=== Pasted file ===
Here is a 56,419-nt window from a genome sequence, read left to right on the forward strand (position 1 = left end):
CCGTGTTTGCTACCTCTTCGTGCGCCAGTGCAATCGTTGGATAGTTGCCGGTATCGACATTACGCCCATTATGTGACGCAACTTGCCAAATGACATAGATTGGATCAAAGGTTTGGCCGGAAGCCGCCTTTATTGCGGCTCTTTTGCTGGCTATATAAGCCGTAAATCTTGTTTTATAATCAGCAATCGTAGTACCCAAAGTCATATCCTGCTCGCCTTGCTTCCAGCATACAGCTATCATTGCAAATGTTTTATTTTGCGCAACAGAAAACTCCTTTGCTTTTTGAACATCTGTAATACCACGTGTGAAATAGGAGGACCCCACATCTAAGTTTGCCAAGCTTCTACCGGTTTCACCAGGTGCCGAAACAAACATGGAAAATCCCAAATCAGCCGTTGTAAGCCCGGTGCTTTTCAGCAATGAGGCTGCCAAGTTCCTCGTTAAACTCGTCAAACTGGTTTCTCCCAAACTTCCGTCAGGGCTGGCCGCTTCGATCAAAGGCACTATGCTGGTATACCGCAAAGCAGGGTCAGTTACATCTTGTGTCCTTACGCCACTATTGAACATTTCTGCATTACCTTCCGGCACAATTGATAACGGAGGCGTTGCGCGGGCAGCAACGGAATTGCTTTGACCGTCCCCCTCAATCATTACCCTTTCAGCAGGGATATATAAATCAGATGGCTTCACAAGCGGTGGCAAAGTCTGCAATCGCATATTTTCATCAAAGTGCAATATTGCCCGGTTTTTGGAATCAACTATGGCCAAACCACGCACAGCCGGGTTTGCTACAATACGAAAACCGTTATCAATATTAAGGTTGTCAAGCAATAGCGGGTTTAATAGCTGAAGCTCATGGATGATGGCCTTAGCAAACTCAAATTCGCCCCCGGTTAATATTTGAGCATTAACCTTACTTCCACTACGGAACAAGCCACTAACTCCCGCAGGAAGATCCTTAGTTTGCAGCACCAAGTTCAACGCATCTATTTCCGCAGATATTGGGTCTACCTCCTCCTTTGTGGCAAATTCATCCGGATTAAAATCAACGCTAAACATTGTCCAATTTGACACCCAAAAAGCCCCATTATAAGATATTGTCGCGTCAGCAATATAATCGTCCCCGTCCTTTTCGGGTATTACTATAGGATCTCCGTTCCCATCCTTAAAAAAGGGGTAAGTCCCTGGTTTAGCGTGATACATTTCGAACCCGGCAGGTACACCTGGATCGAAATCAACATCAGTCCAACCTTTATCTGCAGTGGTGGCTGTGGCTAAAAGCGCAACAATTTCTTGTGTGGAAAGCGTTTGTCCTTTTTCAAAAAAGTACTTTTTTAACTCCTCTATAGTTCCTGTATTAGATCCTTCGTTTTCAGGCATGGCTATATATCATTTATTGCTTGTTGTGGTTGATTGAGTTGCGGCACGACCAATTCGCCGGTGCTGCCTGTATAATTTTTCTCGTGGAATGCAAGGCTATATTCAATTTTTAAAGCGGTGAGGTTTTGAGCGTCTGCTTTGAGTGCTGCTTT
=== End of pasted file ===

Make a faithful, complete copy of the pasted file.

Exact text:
Here is a 56,419-nt window from a genome sequence, read left to right on the forward strand (position 1 = left end):
CCGTGTTTGCTACCTCTTCGTGCGCCAGTGCAATCGTTGGATAGTTGCCGGTATCGACATTACGCCCATTATGTGACGCAACTTGCCAAATGACATAGATTGGATCAAAGGTTTGGCCGGAAGCCGCCTTTATTGCGGCTCTTTTGCTGGCTATATAAGCCGTAAATCTTGTTTTATAATCAGCAATCGTAGTACCCAAAGTCATATCCTGCTCGCCTTGCTTCCAGCATACAGCTATCATTGCAAATGTTTTATTTTGCGCAACAGAAAACTCCTTTGCTTTTTGAACATCTGTAATACCACGTGTGAAATAGGAGGACCCCACATCTAAGTTTGCCAAGCTTCTACCGGTTTCACCAGGTGCCGAAACAAACATGGAAAATCCCAAATCAGCCGTTGTAAGCCCGGTGCTTTTCAGCAATGAGGCTGCCAAGTTCCTCGTTAAACTCGTCAAACTGGTTTCTCCCAAACTTCCGTCAGGGCTGGCCGCTTCGATCAAAGGCACTATGCTGGTATACCGCAAAGCAGGGTCAGTTACATCTTGTGTCCTTACGCCACTATTGAACATTTCTGCATTACCTTCCGGCACAATTGATAACGGAGGCGTTGCGCGGGCAGCAACGGAATTGCTTTGACCGTCCCCCTCAATCATTACCCTTTCAGCAGGGATATATAAATCAGATGGCTTCACAAGCGGTGGCAAAGTCTGCAATCGCATATTTTCATCAAAGTGCAATATTGCCCGGTTTTTGGAATCAACTATGGCCAAACCACGCACAGCCGGGTTTGCTACAATACGAAAACCGTTATCAATATTAAGGTTGTCAAGCAATAGCGGGTTTAATAGCTGAAGCTCATGGATGATGGCCTTAGCAAACTCAAATTCGCCCCCGGTTAATATTTGAGCATTAACCTTACTTCCACTACGGAACAAGCCACTAACTCCCGCAGGAAGATCCTTAGTTTGCAGCACCAAGTTCAACGCATCTATTTCCGCAGATATTGGGTCTACCTCCTCCTTTGTGGCAAATTCATCCGGATTAAAATCAACGCTAAACATTGTCCAATTTGACACCCAAAAAGCCCCATTATAAGATATTGTCGCGTCAGCAATATAATCGTCCCCGTCCTTTTCGGGTATTACTATAGGATCTCCGTTCCCATCCTTAAAAAAGGGGTAAGTCCCTGGTTTAGCGTGATACATTTCGAACCCGGCAGGTACACCTGGATCGAAATCAACATCAGTCCAACCTTTATCTGCAGTGGTGGCTGTGGCTAAAAGCGCAACAATTTCTTGTGTGGAAAGCGTTTGTCCTTTTTCAAAAAAGTACTTTTTTAACTCCTCTATAGTTCCTGTATTAGATCCTTCGTTTTCAGGCATGGCTATATATCATTTATTGCTTGTTGTGGTTGATTGAGTTGCGGCACGACCAATTCGCCGGTGCTGCCTGTATAATTTTTCTCGTGGAATGCAAGGCTATATTCAATTTTTAAAGCGGTGAGGTTTTGAGCGTCTGCTTTGAGTGCTGCTTT